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ASN Wikibase Occurrence # 18373
Last updated: 14 January 2022
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Type:Auster J/5B Autocar
Owner/operator:Mitchell Engineering Ltd
Registration: G-AJYM
MSN: 2909
Fatalities:Fatalities: 3 / Occupants: 3
Other fatalities:0
Aircraft damage: Written off (damaged beyond repair)
Location:Wyberton Fen Airfield, Boston, Lincolnshire -   United Kingdom
Phase: Take off
Departure airport:Wyberton Fen Airfield, Boston, Lincolnshire
Destination airport:Elstree Airfield (ETR/EGTR)
Auster J/5B Autocar: First registered (C of R 11701/1; C of A 10755) 14/11/1949 as G-AJYM to Mitchell Engineering Ltd., Fengate House, Peterborough.

Written off (damaged beyond repair) when spun into the ground soon after take off whilst demonstrating in windy conditions at Wyberton Fen Airfield, Boston, Lincolnshire on 7/4/1950. All three persons on board were killed.

The following authorative account was written some years later by Richard T. Riding (the son of Edwin James Riding): "A few weeks later, on 7 April, dad and Stanley Orton Bradshaw flew up to Rearsby in the Cub to collect G-AJYM and ferry it back to Elstree. The plan was to take the dark blue Autocar to the opening of the Boston Aero Club, Lincolnshire the next day to cover the event for The Aeroplane.

During the flight down to Elstree dad kept formation in the Cub and flying at around 300ft most of the way they landed at Elstree at around 6.30, just before it got dark. Next day dad and Stanley Orton Bradshaw set off for Boston with Norman Stoneham of the Redhill Flying Club and a lucky young lad by the name of Peter Newberry sitting in the back. They arrived safely at Boston and after the official opening of the Club had been carried out the Autocar took off steeply in a strong wind, minus Newberry who, fortuitously, had been offered a lift back to Elstree in a Miles Gemini. Before setting course for Elstree Stanley Bradshaw decided to demonstrate the Autocarís impressive slow flying capabilities, for which the conditions were ideal. The flaps were extended and whilst heading into wind at around 700ft the slow-flying Autocar suddenly flicked into a spin. Recovery action was quickly taken and reportedly the aircraft had levelled out when it flew straight into a 40ft-high dyke that bordered the aerodrome. All three men were killed instantly. Stanley Orton Bradshaw was an experienced pilot having accumulated many hours flying with the ATA. No fault was found with the aircraft and the coronerís verdict was accidental death."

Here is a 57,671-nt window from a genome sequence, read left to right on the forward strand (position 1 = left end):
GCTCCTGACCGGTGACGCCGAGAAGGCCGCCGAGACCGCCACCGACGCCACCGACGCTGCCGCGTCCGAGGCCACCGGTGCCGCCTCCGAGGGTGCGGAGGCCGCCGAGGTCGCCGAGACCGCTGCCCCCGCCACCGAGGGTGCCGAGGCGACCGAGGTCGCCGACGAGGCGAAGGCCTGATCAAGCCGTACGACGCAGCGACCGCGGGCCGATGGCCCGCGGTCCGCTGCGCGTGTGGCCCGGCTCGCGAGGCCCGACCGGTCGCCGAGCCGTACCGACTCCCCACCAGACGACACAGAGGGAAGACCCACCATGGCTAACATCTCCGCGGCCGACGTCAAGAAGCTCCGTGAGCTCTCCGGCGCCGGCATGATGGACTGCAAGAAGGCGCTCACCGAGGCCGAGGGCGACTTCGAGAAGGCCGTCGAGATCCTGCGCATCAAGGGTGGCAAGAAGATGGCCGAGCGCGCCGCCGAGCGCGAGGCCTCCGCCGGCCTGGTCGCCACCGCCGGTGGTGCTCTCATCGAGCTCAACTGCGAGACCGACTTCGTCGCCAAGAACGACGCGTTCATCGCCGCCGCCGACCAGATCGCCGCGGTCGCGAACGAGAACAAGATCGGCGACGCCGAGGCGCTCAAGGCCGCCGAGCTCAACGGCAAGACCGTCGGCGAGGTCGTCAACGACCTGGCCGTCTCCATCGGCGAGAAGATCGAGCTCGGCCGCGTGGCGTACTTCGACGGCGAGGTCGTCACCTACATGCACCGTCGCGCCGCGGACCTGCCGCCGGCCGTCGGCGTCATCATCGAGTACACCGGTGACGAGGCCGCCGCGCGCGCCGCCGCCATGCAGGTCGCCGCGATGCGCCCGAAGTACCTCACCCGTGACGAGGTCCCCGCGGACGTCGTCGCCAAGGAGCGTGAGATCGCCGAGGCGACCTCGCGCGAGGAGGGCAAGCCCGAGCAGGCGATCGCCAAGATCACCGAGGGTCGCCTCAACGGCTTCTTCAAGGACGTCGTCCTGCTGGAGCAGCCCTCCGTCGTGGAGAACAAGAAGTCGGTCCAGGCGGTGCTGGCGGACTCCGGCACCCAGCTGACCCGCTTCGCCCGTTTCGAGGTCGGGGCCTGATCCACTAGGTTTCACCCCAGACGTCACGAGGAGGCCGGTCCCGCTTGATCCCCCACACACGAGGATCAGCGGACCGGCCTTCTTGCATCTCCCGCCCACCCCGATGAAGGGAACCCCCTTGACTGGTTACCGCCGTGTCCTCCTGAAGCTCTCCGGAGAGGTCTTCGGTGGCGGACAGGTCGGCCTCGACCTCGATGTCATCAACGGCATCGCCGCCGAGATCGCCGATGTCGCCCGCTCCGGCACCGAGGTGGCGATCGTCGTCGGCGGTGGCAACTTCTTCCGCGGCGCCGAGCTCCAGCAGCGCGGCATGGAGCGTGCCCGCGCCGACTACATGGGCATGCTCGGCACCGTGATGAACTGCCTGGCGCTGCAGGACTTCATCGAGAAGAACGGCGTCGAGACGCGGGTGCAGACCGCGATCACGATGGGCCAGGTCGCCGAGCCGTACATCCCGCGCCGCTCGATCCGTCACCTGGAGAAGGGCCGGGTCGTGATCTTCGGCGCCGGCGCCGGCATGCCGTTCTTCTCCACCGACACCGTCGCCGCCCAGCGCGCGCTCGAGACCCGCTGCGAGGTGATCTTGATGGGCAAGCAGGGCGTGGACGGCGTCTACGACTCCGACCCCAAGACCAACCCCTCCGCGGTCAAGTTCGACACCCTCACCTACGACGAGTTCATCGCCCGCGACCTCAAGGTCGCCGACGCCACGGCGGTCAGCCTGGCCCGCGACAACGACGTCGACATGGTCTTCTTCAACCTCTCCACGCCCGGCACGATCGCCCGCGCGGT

Registration G-AJYM cancelled 7/4/1950 as "crashed" - although the CAA records state that they were not notified until 27/4/1950 ("Query On Registration Pending 27/4/1950")



Revision history:

17-May-2008 11:10 ASN archive Added
12-Jun-2010 21:36 Anon. Updated [Total fatalities, Total occupants, Location, Country, Phase, Nature, Departure airport, Damage, Narrative]
05-Dec-2012 08:06 Dr. John Smith Updated [Operator, Location, Nature, Departure airport, Destination airport, Source, Narrative]
11-Jan-2018 18:09 Anon. Updated [Narrative]
16-Dec-2020 23:33 Dr. John Smith Updated [Time, Source, Narrative]

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